By now, talk of racial and gender inequality has made its way into mainstream news enough for businesses to know it’s a very sensitive topic and one to be taken into special consideration. We’ve seen recent shifts in companies pushing for a more diverse workplace to support their organization. Companies such as AT&T, Johnson & Johnson, and Disney are all making monumental shifts for diversity in their company culture. From employee programs to incentive opportunities and focus groups, the importance of having a diverse, inclusive workplace has become a priority for many businesses.

Benefits of a Diverse Workplace

“A diverse organization will out-think and out-perform a homogeneous organization every single time,” CEO of Proctor & Gamble, Alan Lafley, states.

From a corporate side, there are many benefits that can come from an inclusive workplace. Studies show companies in the top quartile for racial and ethnic diversity are 35 percent more likely to have financial returns above their respective national industry medians. In addition, companies in the top quartile for gender diversity are 15 percent more likely to have financial returns above their respective national industry medians.

While there is no direct link between correlation and causation, it can be noted that a company who strives for overall diversity have access to a wider range of skill sets. Furthermore, companies who exhibit strong cultural diversity have a better chance of recruiting and retaining top talent in the workforce. In the ever-competitive ‘war for talent,’ job seekers are looking for more than just salary when choosing an employee.

A positive, empowering work environment is important in creating employee satisfaction, and as a result, employees will develop a strong sense of loyalty to the company and exhibit more productivity in their performance. On top of employee improvement, companies will also see an increase in customer relations and satisfaction.

Angela Naef, senior vice president at DuPont, stated, “A commitment to diversity and inclusion makes you more able to know who you are innovating for and why.” When customers see that a company is well-represented, they will be able to build a stronger connection to that company and its brand. This in turn creates a relationship in which a customer develops brand loyalty and is more likely to share their experience with that company via word of mouth.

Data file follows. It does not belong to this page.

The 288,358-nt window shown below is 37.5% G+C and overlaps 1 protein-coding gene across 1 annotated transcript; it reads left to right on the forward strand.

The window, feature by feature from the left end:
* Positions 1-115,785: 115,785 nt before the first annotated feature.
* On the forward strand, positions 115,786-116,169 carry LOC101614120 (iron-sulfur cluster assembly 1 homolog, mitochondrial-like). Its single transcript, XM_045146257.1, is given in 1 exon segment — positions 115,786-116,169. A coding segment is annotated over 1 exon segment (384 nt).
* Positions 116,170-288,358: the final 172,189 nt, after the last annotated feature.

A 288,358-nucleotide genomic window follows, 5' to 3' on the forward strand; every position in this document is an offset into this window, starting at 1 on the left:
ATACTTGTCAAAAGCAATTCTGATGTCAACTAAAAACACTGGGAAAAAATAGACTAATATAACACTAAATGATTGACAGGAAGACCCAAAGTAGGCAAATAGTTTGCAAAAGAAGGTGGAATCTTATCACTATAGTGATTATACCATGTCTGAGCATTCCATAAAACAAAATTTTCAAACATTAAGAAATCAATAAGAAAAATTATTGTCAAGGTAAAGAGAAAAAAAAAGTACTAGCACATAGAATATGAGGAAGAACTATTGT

A survey by McKinsley & Company shows that 79 percent believe diversity initiatives have had a positive impact on company culture, and 89 percent of executives believe a diverse workforce improves their company’s ability to capture and retain a diverse client base.

Conclusion

Diversity comes in many forms: gender, race, age, ethnicity, sexual orientation, religion, and many more. Including diversity and inclusiveness in your workplace isn’t just “the right thing to do,” it is an empowering move that creates an overall sense of positivity and respect for both your employees and the company’s image. A multi-culturally represented company will benefit from stronger customer relations, brand loyalty, and a better bottom line.

Diversity is a great investment for the long run, and a shift in race majority and demographics in the near future will dictate a strong need for company diverseness. The road to greater diversity can start with anyone at any level and will ultimately lead to a more inclusive environment with happier and more productive employees.

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